Why might your doctor recommend taking depression medicine during pregnancy?

Your doctor may advise you to treat your depression with medicine if:

  • Your symptoms are serious enough that you can't take care of yourself the way you need to in order to stay healthy for your baby.
  • You have tried other treatment, and it hasn't helped.

Compare your options

Compare

What is usually involved?









What are the benefits?









What are the risks and side effects?









Take antidepressants Take antidepressants
  • You take pills or liquid medicine on a regular schedule.
  • Your symptoms are kept under control so that you can take care of yourself and stay healthy for your baby.
  • You are less likely to get postpartum depression.
  • With symptoms under control, you are less likely to have an early delivery and have a baby that weighs less than it should.2
  • Common side effects include:
    • Stomach problems.
    • Feeling anxious or on edge.
    • Sleep problems.
    • Loss of sexual desire.
    • Headaches.
  • More research is needed before doctors can say for sure that any antidepressant is completely safe for the baby.
  • Newborns whose mothers took antidepressants at the end of pregnancy may need to stay in the hospital a few extra days to be watched for any problems caused by the drug.
Don't take antidepressants Don't take antidepressants
  • You treat your depression with counseling, such as cognitive-behavioral therapy (CBT) or interpersonal psychotherapy (IPT). Many studies show that CBT helps mild to moderate depression as much as antidepressants.1 You can also help your depression with exercise and support.
  • You avoid the risk of harming your baby with medicines.
  • If you have only mild to moderate depression, counseling alone may be enough to help you feel better. Studies show that people who receive CBT have lower rates of relapse after treatment has stopped compared to people treated only with antidepressants.3
  • You may not be able to control your depression, which has risks:
    • Depressed moms are less likely to take care of themselves and stay healthy for the baby.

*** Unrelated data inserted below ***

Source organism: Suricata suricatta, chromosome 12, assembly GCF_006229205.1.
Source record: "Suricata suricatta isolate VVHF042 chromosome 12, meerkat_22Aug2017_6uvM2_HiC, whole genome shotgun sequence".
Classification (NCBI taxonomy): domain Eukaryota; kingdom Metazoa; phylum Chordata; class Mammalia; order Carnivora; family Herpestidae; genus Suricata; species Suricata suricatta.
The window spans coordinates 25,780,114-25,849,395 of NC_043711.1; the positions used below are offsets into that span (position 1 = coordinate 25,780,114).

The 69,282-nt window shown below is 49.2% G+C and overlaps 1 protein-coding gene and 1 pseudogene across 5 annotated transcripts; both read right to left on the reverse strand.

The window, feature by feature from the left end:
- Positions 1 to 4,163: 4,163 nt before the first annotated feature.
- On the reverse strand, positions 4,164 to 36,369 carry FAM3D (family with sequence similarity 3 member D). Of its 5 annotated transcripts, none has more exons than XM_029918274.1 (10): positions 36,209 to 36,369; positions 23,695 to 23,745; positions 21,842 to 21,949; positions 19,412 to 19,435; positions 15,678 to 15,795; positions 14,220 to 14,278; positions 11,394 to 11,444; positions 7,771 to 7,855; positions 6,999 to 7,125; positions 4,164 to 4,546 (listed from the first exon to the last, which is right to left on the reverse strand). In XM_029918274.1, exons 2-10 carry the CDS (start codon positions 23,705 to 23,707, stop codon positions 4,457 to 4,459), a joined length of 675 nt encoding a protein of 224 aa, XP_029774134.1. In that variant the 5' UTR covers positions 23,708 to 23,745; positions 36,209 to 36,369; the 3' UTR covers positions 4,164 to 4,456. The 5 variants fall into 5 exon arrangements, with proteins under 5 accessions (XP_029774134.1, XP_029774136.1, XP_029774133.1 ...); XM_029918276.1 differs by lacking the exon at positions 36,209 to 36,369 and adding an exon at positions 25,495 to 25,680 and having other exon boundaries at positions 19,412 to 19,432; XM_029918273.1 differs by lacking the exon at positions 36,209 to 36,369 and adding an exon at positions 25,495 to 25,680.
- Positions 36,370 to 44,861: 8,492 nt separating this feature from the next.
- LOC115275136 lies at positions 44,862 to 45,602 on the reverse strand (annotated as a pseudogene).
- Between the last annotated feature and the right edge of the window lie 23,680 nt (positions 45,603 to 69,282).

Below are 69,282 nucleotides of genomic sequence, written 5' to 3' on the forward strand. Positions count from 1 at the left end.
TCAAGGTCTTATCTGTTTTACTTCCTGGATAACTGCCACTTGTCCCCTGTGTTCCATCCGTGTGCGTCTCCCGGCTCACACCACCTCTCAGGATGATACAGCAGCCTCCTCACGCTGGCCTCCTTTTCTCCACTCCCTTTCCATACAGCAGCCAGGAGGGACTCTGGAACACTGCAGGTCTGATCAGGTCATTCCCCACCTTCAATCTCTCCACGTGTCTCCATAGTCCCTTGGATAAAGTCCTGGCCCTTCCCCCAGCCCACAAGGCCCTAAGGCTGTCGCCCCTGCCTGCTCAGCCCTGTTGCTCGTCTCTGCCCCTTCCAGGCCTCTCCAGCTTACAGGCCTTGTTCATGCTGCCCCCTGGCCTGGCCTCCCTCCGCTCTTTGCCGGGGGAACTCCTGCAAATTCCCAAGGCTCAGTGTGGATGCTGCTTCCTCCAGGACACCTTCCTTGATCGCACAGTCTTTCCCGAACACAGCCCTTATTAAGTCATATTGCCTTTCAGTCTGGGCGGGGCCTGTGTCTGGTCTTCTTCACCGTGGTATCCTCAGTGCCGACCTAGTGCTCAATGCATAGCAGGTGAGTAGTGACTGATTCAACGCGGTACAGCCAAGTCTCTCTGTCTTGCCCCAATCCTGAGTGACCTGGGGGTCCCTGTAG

Personal stories

Are you interested in what others decided to do? Many people have faced this decision. These personal stories may help you decide.

Personal stories about taking antidepressants during pregnancy

These stories are based on information gathered from health professionals and consumers. They may be helpful as you make important health decisions.

It's hard to admit you're depressed, especially when you're pregnant. Everyone expects you to be happy and "glowing." I struggled with depression off and on for about 10 years, and I know that medicine works for me. I've talked to my doctor and done a lot of reading about depression and pregnancy. My doctor and I both think that it would probably hurt me and my baby more if I did not take antidepressants.

Cindy, age 27

I was sailing along with my pregnancy, doing great, until my sixth month. I started feeling tired all the time—much more than just the usual tired from being pregnant. And I was moody and just really sad. It kind of scared me, so I asked my doctor about it. He said I had depression, and he suggested I try counseling. It really helped. My counselor was great. I was able to have my beautiful baby girl without taking antidepressants.

Fala, age 19

I had always thought that if you had depression and wanted to get pregnant, you should be prepared to suffer, because doctors don't want pregnant women to take antidepressants. But my doctor said the pros outweigh the cons in my case. He kept me on my antidepressant through my pregnancy. I'm so glad. My depression stayed under control, and I had a healthy baby boy.

Nathalie, age 32

I had a bout of depression when I was 18 and was on antidepressants. When I decided to get pregnant, it was really important to me that I not take anything that could possibly hurt my baby. I started having some symptoms of depression during my second month. I talked to my doctor, and he sent me to a therapist who is helping me keep my symptoms under control, mostly. But I know I have to be careful not to let things get out of hand. And I know there's a chance I may need to take antidepressants after my baby is born.